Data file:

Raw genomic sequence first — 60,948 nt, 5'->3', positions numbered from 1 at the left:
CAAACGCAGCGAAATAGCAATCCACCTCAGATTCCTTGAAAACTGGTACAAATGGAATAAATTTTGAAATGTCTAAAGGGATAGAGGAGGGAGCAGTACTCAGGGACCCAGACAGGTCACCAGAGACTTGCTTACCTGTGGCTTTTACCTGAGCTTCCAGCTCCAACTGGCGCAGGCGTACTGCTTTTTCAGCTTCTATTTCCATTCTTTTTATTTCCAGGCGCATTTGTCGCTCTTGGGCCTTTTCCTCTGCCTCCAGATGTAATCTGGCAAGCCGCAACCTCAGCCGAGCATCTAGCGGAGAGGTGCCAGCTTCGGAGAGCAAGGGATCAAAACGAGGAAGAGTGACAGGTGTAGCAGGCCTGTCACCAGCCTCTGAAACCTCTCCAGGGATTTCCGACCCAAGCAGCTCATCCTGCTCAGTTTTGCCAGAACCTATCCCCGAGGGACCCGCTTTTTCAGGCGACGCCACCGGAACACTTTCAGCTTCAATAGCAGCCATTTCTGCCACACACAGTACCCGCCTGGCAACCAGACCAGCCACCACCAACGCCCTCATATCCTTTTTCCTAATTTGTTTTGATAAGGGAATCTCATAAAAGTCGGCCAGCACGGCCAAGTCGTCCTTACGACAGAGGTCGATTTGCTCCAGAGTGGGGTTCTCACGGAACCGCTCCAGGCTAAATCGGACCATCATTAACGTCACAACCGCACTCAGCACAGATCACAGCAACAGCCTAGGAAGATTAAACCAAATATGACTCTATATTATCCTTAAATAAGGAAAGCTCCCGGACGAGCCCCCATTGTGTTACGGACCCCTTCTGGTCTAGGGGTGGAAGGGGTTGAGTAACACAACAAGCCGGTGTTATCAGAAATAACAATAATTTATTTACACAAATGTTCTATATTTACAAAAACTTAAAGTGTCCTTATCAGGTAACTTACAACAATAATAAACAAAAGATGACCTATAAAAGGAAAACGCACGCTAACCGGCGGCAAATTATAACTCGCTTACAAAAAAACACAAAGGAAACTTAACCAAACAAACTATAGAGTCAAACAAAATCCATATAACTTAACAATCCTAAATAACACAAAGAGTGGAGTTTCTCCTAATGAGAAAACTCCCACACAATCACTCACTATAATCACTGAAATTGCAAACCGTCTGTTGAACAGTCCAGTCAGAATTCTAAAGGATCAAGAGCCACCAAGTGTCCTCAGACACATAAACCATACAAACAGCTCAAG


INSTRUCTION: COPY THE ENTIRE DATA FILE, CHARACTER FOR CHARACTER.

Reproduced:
Raw genomic sequence first — 60,948 nt, 5'->3', positions numbered from 1 at the left:
CAAACGCAGCGAAATAGCAATCCACCTCAGATTCCTTGAAAACTGGTACAAATGGAATAAATTTTGAAATGTCTAAAGGGATAGAGGAGGGAGCAGTACTCAGGGACCCAGACAGGTCACCAGAGACTTGCTTACCTGTGGCTTTTACCTGAGCTTCCAGCTCCAACTGGCGCAGGCGTACTGCTTTTTCAGCTTCTATTTCCATTCTTTTTATTTCCAGGCGCATTTGTCGCTCTTGGGCCTTTTCCTCTGCCTCCAGATGTAATCTGGCAAGCCGCAACCTCAGCCGAGCATCTAGCGGAGAGGTGCCAGCTTCGGAGAGCAAGGGATCAAAACGAGGAAGAGTGACAGGTGTAGCAGGCCTGTCACCAGCCTCTGAAACCTCTCCAGGGATTTCCGACCCAAGCAGCTCATCCTGCTCAGTTTTGCCAGAACCTATCCCCGAGGGACCCGCTTTTTCAGGCGACGCCACCGGAACACTTTCAGCTTCAATAGCAGCCATTTCTGCCACACACAGTACCCGCCTGGCAACCAGACCAGCCACCACCAACGCCCTCATATCCTTTTTCCTAATTTGTTTTGATAAGGGAATCTCATAAAAGTCGGCCAGCACGGCCAAGTCGTCCTTACGACAGAGGTCGATTTGCTCCAGAGTGGGGTTCTCACGGAACCGCTCCAGGCTAAATCGGACCATCATTAACGTCACAACCGCACTCAGCACAGATCACAGCAACAGCCTAGGAAGATTAAACCAAATATGACTCTATATTATCCTTAAATAAGGAAAGCTCCCGGACGAGCCCCCATTGTGTTACGGACCCCTTCTGGTCTAGGGGTGGAAGGGGTTGAGTAACACAACAAGCCGGTGTTATCAGAAATAACAATAATTTATTTACACAAATGTTCTATATTTACAAAAACTTAAAGTGTCCTTATCAGGTAACTTACAACAATAATAAACAAAAGATGACCTATAAAAGGAAAACGCACGCTAACCGGCGGCAAATTATAACTCGCTTACAAAAAAACACAAAGGAAACTTAACCAAACAAACTATAGAGTCAAACAAAATCCATATAACTTAACAATCCTAAATAACACAAAGAGTGGAGTTTCTCCTAATGAGAAAACTCCCACACAATCACTCACTATAATCACTGAAATTGCAAACCGTCTGTTGAACAGTCCAGTCAGAATTCTAAAGGATCAAGAGCCACCAAGTGTCCTCAGACACATAAACCATACAAACAGCTCAAG